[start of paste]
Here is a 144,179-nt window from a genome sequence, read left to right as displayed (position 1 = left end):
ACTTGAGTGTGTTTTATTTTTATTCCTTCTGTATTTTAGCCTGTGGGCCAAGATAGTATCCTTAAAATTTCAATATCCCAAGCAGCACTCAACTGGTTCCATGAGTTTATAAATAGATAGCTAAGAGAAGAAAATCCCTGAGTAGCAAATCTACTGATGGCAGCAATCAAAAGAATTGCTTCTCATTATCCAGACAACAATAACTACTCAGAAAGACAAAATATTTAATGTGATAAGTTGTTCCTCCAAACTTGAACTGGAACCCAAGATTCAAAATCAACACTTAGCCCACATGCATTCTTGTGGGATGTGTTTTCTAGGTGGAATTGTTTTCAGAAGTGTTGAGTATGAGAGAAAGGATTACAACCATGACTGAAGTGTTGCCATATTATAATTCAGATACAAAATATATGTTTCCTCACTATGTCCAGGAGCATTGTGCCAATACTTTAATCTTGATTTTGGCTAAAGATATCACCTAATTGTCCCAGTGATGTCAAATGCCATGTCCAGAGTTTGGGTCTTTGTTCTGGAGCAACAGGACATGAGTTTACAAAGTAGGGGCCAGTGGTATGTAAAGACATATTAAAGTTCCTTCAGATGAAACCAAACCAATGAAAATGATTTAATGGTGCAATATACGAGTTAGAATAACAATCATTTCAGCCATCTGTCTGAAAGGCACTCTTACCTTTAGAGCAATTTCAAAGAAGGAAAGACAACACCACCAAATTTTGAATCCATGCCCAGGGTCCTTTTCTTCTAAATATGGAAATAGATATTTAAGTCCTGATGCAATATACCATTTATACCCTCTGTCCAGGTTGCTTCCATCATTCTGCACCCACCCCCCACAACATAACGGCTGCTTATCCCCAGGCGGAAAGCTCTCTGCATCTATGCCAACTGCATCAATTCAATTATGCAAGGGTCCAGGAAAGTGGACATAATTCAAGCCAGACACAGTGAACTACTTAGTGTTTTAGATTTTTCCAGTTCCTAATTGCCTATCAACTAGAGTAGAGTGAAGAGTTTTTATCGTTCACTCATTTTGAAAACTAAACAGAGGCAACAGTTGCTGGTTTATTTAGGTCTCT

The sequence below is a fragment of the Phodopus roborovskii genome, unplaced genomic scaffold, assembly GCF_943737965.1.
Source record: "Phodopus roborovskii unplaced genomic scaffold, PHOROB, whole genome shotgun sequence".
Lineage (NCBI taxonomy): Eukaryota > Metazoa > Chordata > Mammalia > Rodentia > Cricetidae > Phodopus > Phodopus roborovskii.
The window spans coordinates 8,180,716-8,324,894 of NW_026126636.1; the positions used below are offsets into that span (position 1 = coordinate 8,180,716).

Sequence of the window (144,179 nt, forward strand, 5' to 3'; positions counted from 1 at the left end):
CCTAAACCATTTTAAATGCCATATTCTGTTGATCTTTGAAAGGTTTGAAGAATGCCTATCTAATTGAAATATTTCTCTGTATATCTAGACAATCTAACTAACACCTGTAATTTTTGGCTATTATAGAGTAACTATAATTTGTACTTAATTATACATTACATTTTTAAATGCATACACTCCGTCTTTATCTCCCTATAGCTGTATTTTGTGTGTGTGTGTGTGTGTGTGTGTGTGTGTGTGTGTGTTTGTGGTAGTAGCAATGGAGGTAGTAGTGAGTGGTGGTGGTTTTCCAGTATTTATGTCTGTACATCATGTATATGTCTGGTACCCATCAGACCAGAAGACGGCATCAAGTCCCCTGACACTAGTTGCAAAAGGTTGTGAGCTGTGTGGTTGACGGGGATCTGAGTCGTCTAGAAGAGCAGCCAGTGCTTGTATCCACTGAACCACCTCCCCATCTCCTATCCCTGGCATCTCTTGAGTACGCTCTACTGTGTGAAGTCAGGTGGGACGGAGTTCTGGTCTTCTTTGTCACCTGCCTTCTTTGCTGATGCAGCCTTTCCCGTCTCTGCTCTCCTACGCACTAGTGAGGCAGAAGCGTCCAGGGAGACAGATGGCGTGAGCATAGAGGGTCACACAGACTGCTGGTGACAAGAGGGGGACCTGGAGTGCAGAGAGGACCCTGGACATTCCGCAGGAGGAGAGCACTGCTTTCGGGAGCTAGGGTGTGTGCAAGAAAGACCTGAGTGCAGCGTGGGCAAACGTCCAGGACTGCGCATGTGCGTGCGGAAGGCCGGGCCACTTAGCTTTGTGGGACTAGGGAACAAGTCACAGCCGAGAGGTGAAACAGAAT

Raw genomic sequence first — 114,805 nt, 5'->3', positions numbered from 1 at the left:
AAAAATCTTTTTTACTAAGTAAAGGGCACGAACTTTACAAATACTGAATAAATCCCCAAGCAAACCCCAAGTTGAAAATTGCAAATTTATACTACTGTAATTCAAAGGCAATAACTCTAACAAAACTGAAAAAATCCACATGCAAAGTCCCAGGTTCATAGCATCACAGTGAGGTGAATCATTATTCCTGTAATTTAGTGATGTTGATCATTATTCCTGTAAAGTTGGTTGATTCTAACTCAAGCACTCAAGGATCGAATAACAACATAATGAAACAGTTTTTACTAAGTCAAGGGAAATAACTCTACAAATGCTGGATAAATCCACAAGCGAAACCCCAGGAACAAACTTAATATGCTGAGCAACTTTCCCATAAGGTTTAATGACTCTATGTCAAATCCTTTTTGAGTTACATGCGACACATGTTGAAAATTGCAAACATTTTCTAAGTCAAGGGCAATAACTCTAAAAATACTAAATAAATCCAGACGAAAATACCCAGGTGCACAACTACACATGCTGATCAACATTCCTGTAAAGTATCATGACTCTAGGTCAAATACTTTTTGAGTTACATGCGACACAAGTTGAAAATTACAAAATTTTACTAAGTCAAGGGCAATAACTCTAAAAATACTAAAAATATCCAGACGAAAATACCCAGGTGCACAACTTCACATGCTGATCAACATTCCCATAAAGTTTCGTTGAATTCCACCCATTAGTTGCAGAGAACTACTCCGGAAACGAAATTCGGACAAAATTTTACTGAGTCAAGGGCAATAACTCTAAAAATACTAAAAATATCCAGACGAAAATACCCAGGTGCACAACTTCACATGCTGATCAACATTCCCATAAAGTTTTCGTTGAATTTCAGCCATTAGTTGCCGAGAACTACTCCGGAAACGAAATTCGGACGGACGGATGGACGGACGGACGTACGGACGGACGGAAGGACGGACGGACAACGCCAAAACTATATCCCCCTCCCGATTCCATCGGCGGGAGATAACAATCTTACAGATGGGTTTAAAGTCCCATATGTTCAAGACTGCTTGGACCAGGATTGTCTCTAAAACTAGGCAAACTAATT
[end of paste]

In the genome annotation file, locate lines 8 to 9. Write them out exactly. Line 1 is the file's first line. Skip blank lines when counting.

CCTAAACCATTTTAAATGCCATATTCTGTTGATCTTTGAAAGGTTTGAAGAATGCCTATCTAATTGAAATATTTCTCTGTATATCTAGACAATCTAACTAACACCTGTAATTTTTGGCTATTATAGAGTAACTATAATTTGTACTTAATTATACATTACATTTTTAAATGCATACACTCCGTCTTTATCTCCCTATAGCTGTATTTTGTGTGTGTGTGTGTGTGTGTGTGTGTGTGTGTGTGTGTTTGTGGTAGTAGCAATGGAGGTAGTAGTGAGTGGTGGTGGTTTTCCAGTATTTATGTCTGTACATCATGTATATGTCTGGTACCCATCAGACCAGAAGACGGCATCAAGTCCCCTGACACTAGTTGCAAAAGGTTGTGAGCTGTGTGGTTGACGGGGATCTGAGTCGTCTAGAAGAGCAGCCAGTGCTTGTATCCACTGAACCACCTCCCCATCTCCTATCCCTGGCATCTCTTGAGTACGCTCTACTGTGTGAAGTCAGGTGGGACGGAGTTCTGGTCTTCTTTGTCACCTGCCTTCTTTGCTGATGCAGCCTTTCCCGTCTCTGCTCTCCTACGCACTAGTGAGGCAGAAGCGTCCAGGGAGACAGATGGCGTGAGCATAGAGGGTCACACAGACTGCTGGTGACAAGAGGGGGACCTGGAGTGCAGAGAGGACCCTGGACATTCCGCAGGAGGAGAGCACTGCTTTCGGGAGCTAGGGTGTGTGCAAGAAAGACCTGAGTGCAGCGTGGGCAAACGTCCAGGACTGCGCATGTGCGTGCGGAAGGCCGGGCCACTTAGCTTTGTGGGACTAGGGAACAAGTCACAGCCGAGAGGTGAAACAGAAT

Raw genomic sequence first — 114,805 nt, 5'->3', positions numbered from 1 at the left: